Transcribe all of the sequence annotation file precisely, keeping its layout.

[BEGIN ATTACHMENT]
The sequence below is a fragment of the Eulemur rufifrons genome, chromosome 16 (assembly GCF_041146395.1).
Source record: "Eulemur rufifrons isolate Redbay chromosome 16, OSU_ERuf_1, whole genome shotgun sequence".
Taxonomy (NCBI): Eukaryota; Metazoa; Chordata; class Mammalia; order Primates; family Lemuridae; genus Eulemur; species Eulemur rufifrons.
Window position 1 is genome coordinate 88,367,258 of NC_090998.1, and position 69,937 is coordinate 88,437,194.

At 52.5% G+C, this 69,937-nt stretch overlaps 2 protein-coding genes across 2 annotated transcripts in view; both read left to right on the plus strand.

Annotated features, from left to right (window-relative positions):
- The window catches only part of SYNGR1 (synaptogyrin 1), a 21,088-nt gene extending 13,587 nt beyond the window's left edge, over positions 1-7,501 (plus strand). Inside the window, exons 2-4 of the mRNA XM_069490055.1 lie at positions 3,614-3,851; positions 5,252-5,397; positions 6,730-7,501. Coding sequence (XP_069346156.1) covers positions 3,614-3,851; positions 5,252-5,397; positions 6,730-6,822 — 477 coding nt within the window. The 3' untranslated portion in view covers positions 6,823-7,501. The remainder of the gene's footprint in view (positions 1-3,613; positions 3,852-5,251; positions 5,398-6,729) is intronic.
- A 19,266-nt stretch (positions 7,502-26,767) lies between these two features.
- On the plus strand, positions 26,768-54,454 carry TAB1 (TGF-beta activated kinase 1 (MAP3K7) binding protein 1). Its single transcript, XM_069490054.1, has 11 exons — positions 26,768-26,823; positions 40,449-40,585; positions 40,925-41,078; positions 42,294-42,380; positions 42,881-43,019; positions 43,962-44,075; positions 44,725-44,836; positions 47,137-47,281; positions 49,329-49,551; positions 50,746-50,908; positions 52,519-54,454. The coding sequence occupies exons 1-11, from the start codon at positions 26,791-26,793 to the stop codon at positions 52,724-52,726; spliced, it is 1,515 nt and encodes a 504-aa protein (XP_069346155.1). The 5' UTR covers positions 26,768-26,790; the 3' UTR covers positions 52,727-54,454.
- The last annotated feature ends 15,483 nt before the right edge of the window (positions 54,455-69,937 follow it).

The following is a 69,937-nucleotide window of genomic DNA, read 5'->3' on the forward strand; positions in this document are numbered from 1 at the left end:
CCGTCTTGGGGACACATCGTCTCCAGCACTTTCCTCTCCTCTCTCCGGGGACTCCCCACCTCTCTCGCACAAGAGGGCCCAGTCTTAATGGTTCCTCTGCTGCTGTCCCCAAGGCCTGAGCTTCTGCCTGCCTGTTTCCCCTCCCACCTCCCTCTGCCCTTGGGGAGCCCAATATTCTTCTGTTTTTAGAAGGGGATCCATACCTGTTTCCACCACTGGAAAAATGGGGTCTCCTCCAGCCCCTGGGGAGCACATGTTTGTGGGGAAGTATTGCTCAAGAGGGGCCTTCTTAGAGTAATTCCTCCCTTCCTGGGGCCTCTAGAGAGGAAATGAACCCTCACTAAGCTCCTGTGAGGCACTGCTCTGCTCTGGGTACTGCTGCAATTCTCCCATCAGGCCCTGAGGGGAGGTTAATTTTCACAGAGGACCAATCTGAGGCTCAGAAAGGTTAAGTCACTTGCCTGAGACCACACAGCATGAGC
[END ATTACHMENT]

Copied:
The sequence below is a fragment of the Eulemur rufifrons genome, chromosome 16 (assembly GCF_041146395.1).
Source record: "Eulemur rufifrons isolate Redbay chromosome 16, OSU_ERuf_1, whole genome shotgun sequence".
Taxonomy (NCBI): Eukaryota; Metazoa; Chordata; class Mammalia; order Primates; family Lemuridae; genus Eulemur; species Eulemur rufifrons.
Window position 1 is genome coordinate 88,367,258 of NC_090998.1, and position 69,937 is coordinate 88,437,194.

At 52.5% G+C, this 69,937-nt stretch overlaps 2 protein-coding genes across 2 annotated transcripts in view; both read left to right on the plus strand.

Annotated features, from left to right (window-relative positions):
- The window catches only part of SYNGR1 (synaptogyrin 1), a 21,088-nt gene extending 13,587 nt beyond the window's left edge, over positions 1-7,501 (plus strand). Inside the window, exons 2-4 of the mRNA XM_069490055.1 lie at positions 3,614-3,851; positions 5,252-5,397; positions 6,730-7,501. Coding sequence (XP_069346156.1) covers positions 3,614-3,851; positions 5,252-5,397; positions 6,730-6,822 — 477 coding nt within the window. The 3' untranslated portion in view covers positions 6,823-7,501. The remainder of the gene's footprint in view (positions 1-3,613; positions 3,852-5,251; positions 5,398-6,729) is intronic.
- A 19,266-nt stretch (positions 7,502-26,767) lies between these two features.
- On the plus strand, positions 26,768-54,454 carry TAB1 (TGF-beta activated kinase 1 (MAP3K7) binding protein 1). Its single transcript, XM_069490054.1, has 11 exons — positions 26,768-26,823; positions 40,449-40,585; positions 40,925-41,078; positions 42,294-42,380; positions 42,881-43,019; positions 43,962-44,075; positions 44,725-44,836; positions 47,137-47,281; positions 49,329-49,551; positions 50,746-50,908; positions 52,519-54,454. The coding sequence occupies exons 1-11, from the start codon at positions 26,791-26,793 to the stop codon at positions 52,724-52,726; spliced, it is 1,515 nt and encodes a 504-aa protein (XP_069346155.1). The 5' UTR covers positions 26,768-26,790; the 3' UTR covers positions 52,727-54,454.
- The last annotated feature ends 15,483 nt before the right edge of the window (positions 54,455-69,937 follow it).

The following is a 69,937-nucleotide window of genomic DNA, read 5'->3' on the forward strand; positions in this document are numbered from 1 at the left end:
CCGTCTTGGGGACACATCGTCTCCAGCACTTTCCTCTCCTCTCTCCGGGGACTCCCCACCTCTCTCGCACAAGAGGGCCCAGTCTTAATGGTTCCTCTGCTGCTGTCCCCAAGGCCTGAGCTTCTGCCTGCCTGTTTCCCCTCCCACCTCCCTCTGCCCTTGGGGAGCCCAATATTCTTCTGTTTTTAGAAGGGGATCCATACCTGTTTCCACCACTGGAAAAATGGGGTCTCCTCCAGCCCCTGGGGAGCACATGTTTGTGGGGAAGTATTGCTCAAGAGGGGCCTTCTTAGAGTAATTCCTCCCTTCCTGGGGCCTCTAGAGAGGAAATGAACCCTCACTAAGCTCCTGTGAGGCACTGCTCTGCTCTGGGTACTGCTGCAATTCTCCCATCAGGCCCTGAGGGGAGGTTAATTTTCACAGAGGACCAATCTGAGGCTCAGAAAGGTTAAGTCACTTGCCTGAGACCACACAGCATGAGC